Locating REO properties for potential purchase and rehabilitation can be a time-consuming and costly process. Few community organizations are equipped to identify, bid on,and acquire properties efficiently and cost-effectively. To assist these organizations many advocates have proposed online platforms to catalogue REO properties in an easily searchable format. Prabal Chakrabarti notes in this journal that such a database will soon be available in New England, and others are expected to follow. These online tools will lower REO acquisition costs and give smaller community organizations better access to REO properties. Large nonprofits have also emerged to provide capacity-building support. In her article, Mary Tingerthal discusses how the National Community Stabilization Trust (Stabilization Trust) has supported community organizations operating in neighborhoods experiencing a high incidence of foreclosure.
The Stabilization Trust has also advocated for increased neighborhood redevelopment funding. According to Tingerthal, the Stabilization Trust successfully lobbied Congress to set aside $3.92 billion of the $300 billion appropriated for the Housing and Economic Recovery Act of 2008 to fund the Neighborhood Stabilization Program (NSP). The NSP will directly support REO disposition through the Community Development Block Grant (CDBG)program. Other sources of federal funding are available as well. For example, Anna Steiger explores the use of the New Markets Tax Credit program as a vehicle to acquire REOs. As the foreclosure crisis worsens, more federal and state programs will undoubtedly be tapped to mitigate its effect on community stability.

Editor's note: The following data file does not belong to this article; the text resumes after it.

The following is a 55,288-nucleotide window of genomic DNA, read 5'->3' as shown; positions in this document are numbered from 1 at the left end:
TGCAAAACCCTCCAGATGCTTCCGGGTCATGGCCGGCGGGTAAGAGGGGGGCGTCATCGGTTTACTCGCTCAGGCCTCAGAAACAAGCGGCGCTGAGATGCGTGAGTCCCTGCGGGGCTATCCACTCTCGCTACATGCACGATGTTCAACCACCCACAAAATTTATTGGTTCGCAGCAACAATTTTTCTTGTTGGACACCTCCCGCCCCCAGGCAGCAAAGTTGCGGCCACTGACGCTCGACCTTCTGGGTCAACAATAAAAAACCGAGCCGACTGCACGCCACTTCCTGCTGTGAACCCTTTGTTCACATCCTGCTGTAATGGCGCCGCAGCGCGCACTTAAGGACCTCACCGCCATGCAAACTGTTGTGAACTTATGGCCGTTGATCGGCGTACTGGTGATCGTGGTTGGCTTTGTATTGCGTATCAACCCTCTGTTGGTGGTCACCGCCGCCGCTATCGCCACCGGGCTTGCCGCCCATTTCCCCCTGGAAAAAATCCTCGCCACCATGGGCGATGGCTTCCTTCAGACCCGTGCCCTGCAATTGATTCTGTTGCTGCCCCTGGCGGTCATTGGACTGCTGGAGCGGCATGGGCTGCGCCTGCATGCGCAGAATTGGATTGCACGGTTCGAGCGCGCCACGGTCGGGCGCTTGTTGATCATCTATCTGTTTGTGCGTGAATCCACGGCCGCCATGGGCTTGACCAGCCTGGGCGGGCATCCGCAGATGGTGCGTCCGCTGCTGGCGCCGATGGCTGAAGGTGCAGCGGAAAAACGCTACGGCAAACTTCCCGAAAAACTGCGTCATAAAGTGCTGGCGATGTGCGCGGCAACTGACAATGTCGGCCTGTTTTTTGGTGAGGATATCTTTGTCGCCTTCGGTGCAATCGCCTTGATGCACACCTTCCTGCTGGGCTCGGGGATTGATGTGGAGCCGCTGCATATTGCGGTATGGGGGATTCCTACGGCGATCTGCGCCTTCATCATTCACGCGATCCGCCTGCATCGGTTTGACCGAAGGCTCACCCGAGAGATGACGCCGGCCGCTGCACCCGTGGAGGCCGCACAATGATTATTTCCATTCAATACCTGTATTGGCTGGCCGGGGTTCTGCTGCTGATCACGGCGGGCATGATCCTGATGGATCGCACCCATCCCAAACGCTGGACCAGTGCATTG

In general, housing authorities and community organizations can reduce the national inventory of REOs in three key ways:
Scattered Site Acquisition and Rehabilitation
REO properties are disproportionately concentrated in inner-city communities. Housing authorities and community organizations can acquire and rehabilitate these properties to help address the national urban affordable housing shortage. In their article profiling three federal asset-disposition programs, Ellen Seidman and Andrew Jakabovics point out that this approach has been successful in the past. They maintain that targeted REO acquisition and rehabilitation, if sufficiently informed by previous attempts, could achieve two community development goals simultaneously: returning abandoned homes to occupancy, and increasing the stock of affordable housing in low-income communities.
Land Banking and Deed-Restricted Affordability